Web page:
Penicillin and other antibiotics in the beta-lactam family work as well as other antibiotics to treat MRSA (methicillin-resistant Staphylococcuss aureus) infections in the skin and soft-tissue of children and may help prevent further resistance to antibiotic treatment, according to a new study.
The study, published in the June, 2009 issue of Pediatrics, compared treatment outcomes for three different antibiotics – beta-lactums (which include penicillin, cephalosporins, carbapenems and monobactams), clindamycin, and trimethoprim-sulfamethoxazole. The study concluded that children treated with clindamycin for skin and soft tissue infections potentially caused by MRSA did not show greater improvement compared to those treated with beta-lactam therapy. Children treated with trimethoprim-sulfamethoxazole were less likely to show improvement.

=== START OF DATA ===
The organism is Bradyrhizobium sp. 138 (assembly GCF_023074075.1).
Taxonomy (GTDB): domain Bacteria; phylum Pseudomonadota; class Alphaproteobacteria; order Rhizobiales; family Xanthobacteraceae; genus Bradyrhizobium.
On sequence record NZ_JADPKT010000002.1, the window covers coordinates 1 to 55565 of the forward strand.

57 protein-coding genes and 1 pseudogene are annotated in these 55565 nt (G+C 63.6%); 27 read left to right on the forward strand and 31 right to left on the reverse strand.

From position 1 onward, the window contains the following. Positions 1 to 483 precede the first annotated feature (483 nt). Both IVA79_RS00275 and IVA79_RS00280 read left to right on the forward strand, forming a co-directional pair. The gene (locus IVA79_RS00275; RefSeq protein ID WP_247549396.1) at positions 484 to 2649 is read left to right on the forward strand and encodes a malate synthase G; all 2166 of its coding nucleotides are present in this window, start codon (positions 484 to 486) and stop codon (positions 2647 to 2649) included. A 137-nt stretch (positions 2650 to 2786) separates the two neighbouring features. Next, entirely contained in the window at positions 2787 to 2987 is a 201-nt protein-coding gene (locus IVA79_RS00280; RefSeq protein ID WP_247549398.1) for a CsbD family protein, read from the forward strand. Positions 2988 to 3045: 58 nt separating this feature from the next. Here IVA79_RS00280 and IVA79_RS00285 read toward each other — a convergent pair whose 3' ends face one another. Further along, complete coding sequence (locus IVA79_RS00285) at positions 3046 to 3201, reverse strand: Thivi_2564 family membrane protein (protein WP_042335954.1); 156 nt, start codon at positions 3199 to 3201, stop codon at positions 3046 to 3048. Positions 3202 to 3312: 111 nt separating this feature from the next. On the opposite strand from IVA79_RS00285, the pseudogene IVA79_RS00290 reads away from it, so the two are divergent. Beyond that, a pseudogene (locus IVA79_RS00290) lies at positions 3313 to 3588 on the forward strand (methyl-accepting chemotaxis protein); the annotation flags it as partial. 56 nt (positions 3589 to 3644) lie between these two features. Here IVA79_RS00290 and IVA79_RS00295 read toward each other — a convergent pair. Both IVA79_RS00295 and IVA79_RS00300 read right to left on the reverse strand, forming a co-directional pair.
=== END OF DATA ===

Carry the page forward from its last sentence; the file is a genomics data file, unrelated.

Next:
Among the study’s findings:
The authors of this study recommend further research to establish a higher level of evidence and to confirm study results.
This study was funded by a cooperative agreement through an Agency for Healthcare Research and Quality grant to the Centers for Education and Research on Therapeutics (CERTs) research network, which is part of the agency's Effective Health Care Program.
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